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This article is written by a student writer from the Her Campus at CU Boulder chapter.

“I have a higher position than you, so I have more authority over the choices you make.” 

“You have no right to do this, because I oversee everything you do.”

“You should do this instead of that, because I have the power to say so.” 

Although they may be said differently depending on the context, in general, these types of words and phrases would haunt me day and night as I explore something strange yet familiar. Something simply called reality.

In numerous office-themed films and TV shows, we as an audience have been exposed to the trope of the main character first being treated like garbage by their boss and then progressing to become one of the most respected, reputable figures at work in the end. 

While this particular trope may be a common occurrence for many in real life, it’s just not always the case. There will almost always be exceptions where those who are in a lower position stay at that level, and they can never excel beyond that. These individuals will never achieve a point where, despite their efforts and dedication, their potential is 100% recognized by their boss, leader, or manager. All it boils down to is a suppression of one’s skills and talents and the false accreditation of another person — perhaps someone with more power — for their “accomplishments.”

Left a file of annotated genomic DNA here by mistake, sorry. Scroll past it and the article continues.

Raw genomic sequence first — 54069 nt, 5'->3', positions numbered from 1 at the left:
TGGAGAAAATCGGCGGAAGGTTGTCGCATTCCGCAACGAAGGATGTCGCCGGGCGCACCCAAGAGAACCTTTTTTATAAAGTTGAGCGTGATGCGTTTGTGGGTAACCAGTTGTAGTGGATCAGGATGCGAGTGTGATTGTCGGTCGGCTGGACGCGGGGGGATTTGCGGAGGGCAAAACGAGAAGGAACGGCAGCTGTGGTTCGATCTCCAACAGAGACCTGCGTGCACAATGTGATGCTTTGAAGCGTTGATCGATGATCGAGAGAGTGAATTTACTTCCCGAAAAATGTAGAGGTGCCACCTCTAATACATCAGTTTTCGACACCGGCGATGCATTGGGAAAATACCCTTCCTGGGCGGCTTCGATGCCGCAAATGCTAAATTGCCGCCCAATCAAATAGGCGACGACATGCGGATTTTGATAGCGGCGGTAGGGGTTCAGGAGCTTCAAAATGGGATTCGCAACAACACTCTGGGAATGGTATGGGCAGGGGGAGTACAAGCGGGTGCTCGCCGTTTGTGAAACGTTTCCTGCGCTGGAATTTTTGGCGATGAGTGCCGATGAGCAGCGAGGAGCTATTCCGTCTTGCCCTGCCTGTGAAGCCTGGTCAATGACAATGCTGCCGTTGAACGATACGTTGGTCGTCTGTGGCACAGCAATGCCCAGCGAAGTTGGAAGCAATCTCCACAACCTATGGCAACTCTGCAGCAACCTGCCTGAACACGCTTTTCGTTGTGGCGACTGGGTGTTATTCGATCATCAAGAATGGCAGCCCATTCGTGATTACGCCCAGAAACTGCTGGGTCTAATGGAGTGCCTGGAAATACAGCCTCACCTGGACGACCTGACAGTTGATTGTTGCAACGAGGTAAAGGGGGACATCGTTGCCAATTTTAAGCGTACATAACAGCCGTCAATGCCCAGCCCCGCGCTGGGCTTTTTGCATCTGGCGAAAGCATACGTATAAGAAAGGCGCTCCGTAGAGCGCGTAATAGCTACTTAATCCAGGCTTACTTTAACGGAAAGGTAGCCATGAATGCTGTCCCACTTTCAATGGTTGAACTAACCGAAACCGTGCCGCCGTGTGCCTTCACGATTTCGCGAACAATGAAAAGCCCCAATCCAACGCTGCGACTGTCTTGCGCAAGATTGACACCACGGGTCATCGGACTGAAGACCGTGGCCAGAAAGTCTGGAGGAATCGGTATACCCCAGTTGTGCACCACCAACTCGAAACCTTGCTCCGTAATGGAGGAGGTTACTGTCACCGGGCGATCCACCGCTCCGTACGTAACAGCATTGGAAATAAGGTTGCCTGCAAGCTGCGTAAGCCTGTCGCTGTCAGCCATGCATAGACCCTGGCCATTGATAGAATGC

Speaking of the word “power,” does it ever surprise you how many people in the world deserve more power but cannot have it? Think about the Syrian refugees who were forced to flee their own country despite being innocent. Think about the prisoners who are wrongly convicted but have no right to free themselves from jail unless they go through the court. Think about the people in underserved communities who do not have equal access to things like education and healthcare, mainly because they are not given enough support. 

Power is usually something that could either make or break it for an individual. It could raise you up in things like status, wealth, and popularity, or it could completely tear you down into pieces.